42 "... brought in a set of the
Encyclopedia Britannica..." "The Encyclopædia Britannica is a
general English-language encyclopaedia published by Encyclopædia
Britannica, Inc., a privately held company. The Britannica has a
popular reputation for summarizing all of human knowledge. To
further their education, many have devoted themselves to reading
the entire Britannica, taking anywhere from three to 22 years to
do so. When Fat'h Ali became the Shah of Persia in 1797, he was
given a complete set of the Britannica's 3rd edition, which he
read completely; after this feat, he extended his royal title to
include "Most Formidable Lord and Master of the Encyclopædia
Writer George Bernard Shaw claimed
to have read the complete 9th edition—except for the science
articles—and Richard Evelyn Byrd took the Britannica as reading
material for his five-month stay at the South Pole in 1934. The
articles in the Britannica are aimed at educated adult readers,
and written by a staff of 19 full-time editors and over 4,000
expert contributors. It is widely perceived as the most
scholarly of encyclopaedias. Since the 3rd edition, the
Britannica has enjoyed a popular and critical reputation for
general excellence. On the release of the 14th edition, Time
magazine dubbed the Britannica the "Patriarch of the Library".
In a related advertisement,
naturalist William Beebe was quoted as saying that the
Britannica was "beyond comparison because there is no
competitor." References to the Britannica can be found
throughout English literature, most notably in one of Arthur
Conan Doyle's favorite Sherlock Holmes stories, "The Red-Headed
-- Reference: Wikipedia.org
43 "...her favorite books were
Alice's Adventures in Wonderland ..." "Alice's Adventures in
Wonderland (1865) is a work of literary nonsense written by
English author Charles Lutwidge Dodgson under the pseudonym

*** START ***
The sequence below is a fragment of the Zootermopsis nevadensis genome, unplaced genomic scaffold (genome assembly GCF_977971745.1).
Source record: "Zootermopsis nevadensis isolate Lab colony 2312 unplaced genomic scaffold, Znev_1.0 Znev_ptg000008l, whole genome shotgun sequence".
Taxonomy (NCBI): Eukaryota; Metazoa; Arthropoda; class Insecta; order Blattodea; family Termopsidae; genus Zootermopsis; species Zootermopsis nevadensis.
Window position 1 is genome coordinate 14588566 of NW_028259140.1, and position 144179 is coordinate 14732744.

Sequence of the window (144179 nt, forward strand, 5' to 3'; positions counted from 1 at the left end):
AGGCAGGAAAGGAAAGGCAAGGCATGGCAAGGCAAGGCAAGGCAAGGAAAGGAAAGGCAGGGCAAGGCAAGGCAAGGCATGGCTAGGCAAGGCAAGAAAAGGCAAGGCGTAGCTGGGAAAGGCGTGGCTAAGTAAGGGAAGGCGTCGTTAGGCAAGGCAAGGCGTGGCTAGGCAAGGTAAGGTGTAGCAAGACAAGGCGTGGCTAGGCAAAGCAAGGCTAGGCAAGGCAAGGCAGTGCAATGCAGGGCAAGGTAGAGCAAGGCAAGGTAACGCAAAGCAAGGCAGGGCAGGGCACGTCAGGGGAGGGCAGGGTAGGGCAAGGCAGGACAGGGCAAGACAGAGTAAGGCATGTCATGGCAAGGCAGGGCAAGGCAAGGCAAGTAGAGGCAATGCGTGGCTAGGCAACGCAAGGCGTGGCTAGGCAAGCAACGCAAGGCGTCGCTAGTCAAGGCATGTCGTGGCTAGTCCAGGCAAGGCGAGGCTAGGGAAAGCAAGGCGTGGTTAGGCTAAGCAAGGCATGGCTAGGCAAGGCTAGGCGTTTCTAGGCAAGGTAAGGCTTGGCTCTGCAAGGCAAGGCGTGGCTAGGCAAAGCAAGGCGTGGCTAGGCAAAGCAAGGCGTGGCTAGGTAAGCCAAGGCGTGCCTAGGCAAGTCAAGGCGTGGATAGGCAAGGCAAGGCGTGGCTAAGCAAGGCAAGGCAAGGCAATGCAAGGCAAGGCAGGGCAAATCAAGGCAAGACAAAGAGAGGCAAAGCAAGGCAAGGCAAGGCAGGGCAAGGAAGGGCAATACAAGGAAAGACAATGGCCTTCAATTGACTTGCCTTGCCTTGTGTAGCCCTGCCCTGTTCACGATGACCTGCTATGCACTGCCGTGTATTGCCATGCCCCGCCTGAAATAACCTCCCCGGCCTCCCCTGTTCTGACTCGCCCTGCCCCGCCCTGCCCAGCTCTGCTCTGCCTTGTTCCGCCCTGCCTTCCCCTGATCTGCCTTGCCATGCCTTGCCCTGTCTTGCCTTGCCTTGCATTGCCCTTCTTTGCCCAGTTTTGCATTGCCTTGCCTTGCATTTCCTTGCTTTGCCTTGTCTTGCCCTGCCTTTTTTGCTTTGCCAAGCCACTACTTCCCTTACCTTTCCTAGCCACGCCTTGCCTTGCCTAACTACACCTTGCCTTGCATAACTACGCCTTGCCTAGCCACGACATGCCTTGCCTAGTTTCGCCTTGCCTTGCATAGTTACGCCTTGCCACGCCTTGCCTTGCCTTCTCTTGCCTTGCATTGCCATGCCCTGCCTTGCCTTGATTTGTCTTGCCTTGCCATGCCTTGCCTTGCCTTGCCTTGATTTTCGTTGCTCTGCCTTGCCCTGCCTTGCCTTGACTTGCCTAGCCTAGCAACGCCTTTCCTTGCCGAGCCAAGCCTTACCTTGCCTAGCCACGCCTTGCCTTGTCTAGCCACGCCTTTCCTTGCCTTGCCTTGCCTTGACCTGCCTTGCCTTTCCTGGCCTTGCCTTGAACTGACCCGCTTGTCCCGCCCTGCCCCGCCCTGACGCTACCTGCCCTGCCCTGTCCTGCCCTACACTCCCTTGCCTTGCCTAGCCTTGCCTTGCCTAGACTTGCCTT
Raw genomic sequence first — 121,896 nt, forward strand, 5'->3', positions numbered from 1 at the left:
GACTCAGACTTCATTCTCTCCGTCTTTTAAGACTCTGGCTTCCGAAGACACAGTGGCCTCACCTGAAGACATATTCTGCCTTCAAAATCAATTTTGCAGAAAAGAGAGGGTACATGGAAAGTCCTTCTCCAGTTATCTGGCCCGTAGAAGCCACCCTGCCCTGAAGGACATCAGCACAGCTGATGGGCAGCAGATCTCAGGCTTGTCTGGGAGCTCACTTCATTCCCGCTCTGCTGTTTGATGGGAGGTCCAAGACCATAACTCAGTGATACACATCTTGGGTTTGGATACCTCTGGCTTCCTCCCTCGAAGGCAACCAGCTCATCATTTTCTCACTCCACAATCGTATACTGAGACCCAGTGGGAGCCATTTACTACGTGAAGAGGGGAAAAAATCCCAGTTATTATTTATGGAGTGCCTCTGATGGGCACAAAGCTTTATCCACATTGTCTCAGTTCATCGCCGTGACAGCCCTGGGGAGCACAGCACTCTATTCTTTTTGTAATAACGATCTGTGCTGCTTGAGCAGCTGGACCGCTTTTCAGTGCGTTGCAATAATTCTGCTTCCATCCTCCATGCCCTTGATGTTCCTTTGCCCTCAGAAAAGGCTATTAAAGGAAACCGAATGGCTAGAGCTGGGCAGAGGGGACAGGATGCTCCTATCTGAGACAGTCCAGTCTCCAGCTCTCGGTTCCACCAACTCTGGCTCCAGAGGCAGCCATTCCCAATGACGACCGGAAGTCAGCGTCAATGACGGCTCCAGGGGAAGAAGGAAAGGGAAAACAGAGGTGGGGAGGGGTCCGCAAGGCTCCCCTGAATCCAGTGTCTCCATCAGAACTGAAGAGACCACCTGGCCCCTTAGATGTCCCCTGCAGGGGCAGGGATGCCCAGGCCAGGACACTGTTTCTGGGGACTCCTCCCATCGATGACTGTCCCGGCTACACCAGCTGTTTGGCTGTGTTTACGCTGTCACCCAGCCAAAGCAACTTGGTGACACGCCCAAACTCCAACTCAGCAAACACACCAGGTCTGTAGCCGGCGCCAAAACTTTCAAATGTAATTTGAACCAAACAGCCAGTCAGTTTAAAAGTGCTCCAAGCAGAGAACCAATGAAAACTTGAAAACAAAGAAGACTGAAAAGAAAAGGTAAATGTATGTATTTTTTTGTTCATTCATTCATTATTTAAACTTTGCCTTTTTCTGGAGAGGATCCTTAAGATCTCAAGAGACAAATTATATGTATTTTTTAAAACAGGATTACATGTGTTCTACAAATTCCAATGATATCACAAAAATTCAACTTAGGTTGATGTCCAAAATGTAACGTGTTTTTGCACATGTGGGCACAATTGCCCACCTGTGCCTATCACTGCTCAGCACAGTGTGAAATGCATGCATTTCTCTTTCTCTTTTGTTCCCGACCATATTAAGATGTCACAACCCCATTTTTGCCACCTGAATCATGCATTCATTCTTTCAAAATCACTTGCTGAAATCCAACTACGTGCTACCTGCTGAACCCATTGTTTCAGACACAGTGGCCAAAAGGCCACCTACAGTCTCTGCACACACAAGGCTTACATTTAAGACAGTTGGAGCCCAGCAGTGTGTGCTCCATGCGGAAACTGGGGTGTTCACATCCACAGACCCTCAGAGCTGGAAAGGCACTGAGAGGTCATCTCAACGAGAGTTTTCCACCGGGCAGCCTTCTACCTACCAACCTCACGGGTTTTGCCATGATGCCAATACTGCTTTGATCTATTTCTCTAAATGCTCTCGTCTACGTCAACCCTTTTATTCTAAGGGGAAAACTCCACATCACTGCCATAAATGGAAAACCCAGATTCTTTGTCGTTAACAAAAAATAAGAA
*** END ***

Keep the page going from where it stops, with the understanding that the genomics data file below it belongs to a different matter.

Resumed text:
Lewis Carroll, considered a classic example of the genre and of
English literature in general. It tells the story of a girl
named Alice who falls down a rabbit-hole into a fantastic realm
populated by peculiar and anthropomorphic creatures.
The tale is filled with allusions to
Dodgson's friends (and enemies), and to the lessons that British
schoolchildren were expected to memorize. The tale plays with
logic in ways that have made the story of lasting popularity
with adults as well as children. It is considered to be one of
the most characteristic examples of the genre of literary
nonsense, and its narrative course and structure has been
enormously influential, mainly in the fantasy genre."
-- Reference: Wikipedia.org
44 "...Don Quixote de la Mancha..."
"An early novel written by Spanish author Miguel de Cervantes
Saavedra. Cervantes created a fictional origin for the story
based upon a manuscript by the invented Moorish historian, Cide
Hamete Benengeli. The work was published in two volumes: the
first in 1605, and the second in 1614.
The protagonist, Alonso Quixano, is a country gentleman who has
read so many stories of chivalry that he descends into fantasy
and becomes convinced he is a knight errant. Together with his
earthy squire Sancho Panza, the self-styled "Don Quixote de la
Mancha" sets out in search of adventure. The "lady" for whom
Quixote seeks to toil is Dulcinea del Toboso, an imaginary
object crafted from a neighboring farm girl (her real name is
Aldonza Lorenzo) by the illusion-struck "knight" to be the
object of his courtly love. "Dulcinea" is totally unaware of
Quixote's feelings for her, nor does she actually appear in the
Published in two volumes a decade apart, Don Quixote is the most
influential work of literature to emerge from the Spanish Golden